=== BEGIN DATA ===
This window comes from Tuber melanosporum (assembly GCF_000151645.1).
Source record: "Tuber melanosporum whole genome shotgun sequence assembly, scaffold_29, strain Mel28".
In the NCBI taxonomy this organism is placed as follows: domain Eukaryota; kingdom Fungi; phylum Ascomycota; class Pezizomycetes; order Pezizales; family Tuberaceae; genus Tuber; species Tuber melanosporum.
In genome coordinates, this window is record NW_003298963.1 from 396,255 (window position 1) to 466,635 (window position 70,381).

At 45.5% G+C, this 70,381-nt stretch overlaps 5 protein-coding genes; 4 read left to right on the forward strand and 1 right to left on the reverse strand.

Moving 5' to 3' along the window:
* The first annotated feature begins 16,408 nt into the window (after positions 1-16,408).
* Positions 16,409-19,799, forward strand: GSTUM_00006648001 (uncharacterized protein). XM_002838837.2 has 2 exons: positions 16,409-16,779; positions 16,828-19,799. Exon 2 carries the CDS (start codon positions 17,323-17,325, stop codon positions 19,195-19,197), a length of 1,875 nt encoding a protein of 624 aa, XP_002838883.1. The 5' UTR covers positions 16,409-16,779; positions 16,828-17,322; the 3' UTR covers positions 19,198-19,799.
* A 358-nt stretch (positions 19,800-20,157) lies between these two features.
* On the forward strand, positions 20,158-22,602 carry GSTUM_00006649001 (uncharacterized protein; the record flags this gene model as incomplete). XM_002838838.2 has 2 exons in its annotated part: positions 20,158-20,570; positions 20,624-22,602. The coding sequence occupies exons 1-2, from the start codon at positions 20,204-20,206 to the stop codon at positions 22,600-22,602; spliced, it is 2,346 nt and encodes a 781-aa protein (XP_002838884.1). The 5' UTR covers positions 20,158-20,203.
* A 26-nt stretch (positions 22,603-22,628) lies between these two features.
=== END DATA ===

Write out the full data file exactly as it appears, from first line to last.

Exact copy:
This window comes from Tuber melanosporum (assembly GCF_000151645.1).
Source record: "Tuber melanosporum whole genome shotgun sequence assembly, scaffold_29, strain Mel28".
In the NCBI taxonomy this organism is placed as follows: domain Eukaryota; kingdom Fungi; phylum Ascomycota; class Pezizomycetes; order Pezizales; family Tuberaceae; genus Tuber; species Tuber melanosporum.
In genome coordinates, this window is record NW_003298963.1 from 396,255 (window position 1) to 466,635 (window position 70,381).

At 45.5% G+C, this 70,381-nt stretch overlaps 5 protein-coding genes; 4 read left to right on the forward strand and 1 right to left on the reverse strand.

Moving 5' to 3' along the window:
* The first annotated feature begins 16,408 nt into the window (after positions 1-16,408).
* Positions 16,409-19,799, forward strand: GSTUM_00006648001 (uncharacterized protein). XM_002838837.2 has 2 exons: positions 16,409-16,779; positions 16,828-19,799. Exon 2 carries the CDS (start codon positions 17,323-17,325, stop codon positions 19,195-19,197), a length of 1,875 nt encoding a protein of 624 aa, XP_002838883.1. The 5' UTR covers positions 16,409-16,779; positions 16,828-17,322; the 3' UTR covers positions 19,198-19,799.
* A 358-nt stretch (positions 19,800-20,157) lies between these two features.
* On the forward strand, positions 20,158-22,602 carry GSTUM_00006649001 (uncharacterized protein; the record flags this gene model as incomplete). XM_002838838.2 has 2 exons in its annotated part: positions 20,158-20,570; positions 20,624-22,602. The coding sequence occupies exons 1-2, from the start codon at positions 20,204-20,206 to the stop codon at positions 22,600-22,602; spliced, it is 2,346 nt and encodes a 781-aa protein (XP_002838884.1). The 5' UTR covers positions 20,158-20,203.
* A 26-nt stretch (positions 22,603-22,628) lies between these two features.